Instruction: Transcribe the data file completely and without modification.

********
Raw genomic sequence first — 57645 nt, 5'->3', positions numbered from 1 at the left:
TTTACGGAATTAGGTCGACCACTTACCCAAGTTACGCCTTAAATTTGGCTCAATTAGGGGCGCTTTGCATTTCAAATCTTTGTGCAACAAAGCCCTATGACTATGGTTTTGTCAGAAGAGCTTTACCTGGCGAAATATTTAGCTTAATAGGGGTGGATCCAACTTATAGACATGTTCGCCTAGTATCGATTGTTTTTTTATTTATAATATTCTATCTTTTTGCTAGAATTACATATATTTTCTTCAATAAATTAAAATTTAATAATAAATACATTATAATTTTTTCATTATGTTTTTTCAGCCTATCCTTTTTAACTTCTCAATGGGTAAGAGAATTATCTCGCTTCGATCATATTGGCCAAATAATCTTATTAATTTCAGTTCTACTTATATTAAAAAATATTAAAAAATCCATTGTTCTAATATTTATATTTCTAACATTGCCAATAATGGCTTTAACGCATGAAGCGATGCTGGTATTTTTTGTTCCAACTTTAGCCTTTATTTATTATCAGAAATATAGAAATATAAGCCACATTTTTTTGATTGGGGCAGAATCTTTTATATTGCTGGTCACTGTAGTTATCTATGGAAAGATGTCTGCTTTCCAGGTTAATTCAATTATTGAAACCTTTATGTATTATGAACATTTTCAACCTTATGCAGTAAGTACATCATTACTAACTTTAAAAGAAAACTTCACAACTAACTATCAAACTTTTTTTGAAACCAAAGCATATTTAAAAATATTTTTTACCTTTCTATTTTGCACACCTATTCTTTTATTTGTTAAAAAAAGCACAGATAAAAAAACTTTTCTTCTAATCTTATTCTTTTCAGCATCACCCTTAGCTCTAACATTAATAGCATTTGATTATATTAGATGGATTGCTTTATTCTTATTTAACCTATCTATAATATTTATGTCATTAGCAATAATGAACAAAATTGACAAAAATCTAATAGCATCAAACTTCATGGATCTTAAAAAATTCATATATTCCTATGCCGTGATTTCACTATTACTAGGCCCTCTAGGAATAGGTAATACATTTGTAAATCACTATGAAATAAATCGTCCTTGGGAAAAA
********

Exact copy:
Raw genomic sequence first — 57645 nt, 5'->3', positions numbered from 1 at the left:
TTTACGGAATTAGGTCGACCACTTACCCAAGTTACGCCTTAAATTTGGCTCAATTAGGGGCGCTTTGCATTTCAAATCTTTGTGCAACAAAGCCCTATGACTATGGTTTTGTCAGAAGAGCTTTACCTGGCGAAATATTTAGCTTAATAGGGGTGGATCCAACTTATAGACATGTTCGCCTAGTATCGATTGTTTTTTTATTTATAATATTCTATCTTTTTGCTAGAATTACATATATTTTCTTCAATAAATTAAAATTTAATAATAAATACATTATAATTTTTTCATTATGTTTTTTCAGCCTATCCTTTTTAACTTCTCAATGGGTAAGAGAATTATCTCGCTTCGATCATATTGGCCAAATAATCTTATTAATTTCAGTTCTACTTATATTAAAAAATATTAAAAAATCCATTGTTCTAATATTTATATTTCTAACATTGCCAATAATGGCTTTAACGCATGAAGCGATGCTGGTATTTTTTGTTCCAACTTTAGCCTTTATTTATTATCAGAAATATAGAAATATAAGCCACATTTTTTTGATTGGGGCAGAATCTTTTATATTGCTGGTCACTGTAGTTATCTATGGAAAGATGTCTGCTTTCCAGGTTAATTCAATTATTGAAACCTTTATGTATTATGAACATTTTCAACCTTATGCAGTAAGTACATCATTACTAACTTTAAAAGAAAACTTCACAACTAACTATCAAACTTTTTTTGAAACCAAAGCATATTTAAAAATATTTTTTACCTTTCTATTTTGCACACCTATTCTTTTATTTGTTAAAAAAAGCACAGATAAAAAAACTTTTCTTCTAATCTTATTCTTTTCAGCATCACCCTTAGCTCTAACATTAATAGCATTTGATTATATTAGATGGATTGCTTTATTCTTATTTAACCTATCTATAATATTTATGTCATTAGCAATAATGAACAAAATTGACAAAAATCTAATAGCATCAAACTTCATGGATCTTAAAAAATTCATATATTCCTATGCCGTGATTTCACTATTACTAGGCCCTCTAGGAATAGGTAATACATTTGTAAATCACTATGAAATAAATCGTCCTTGGGAAAAA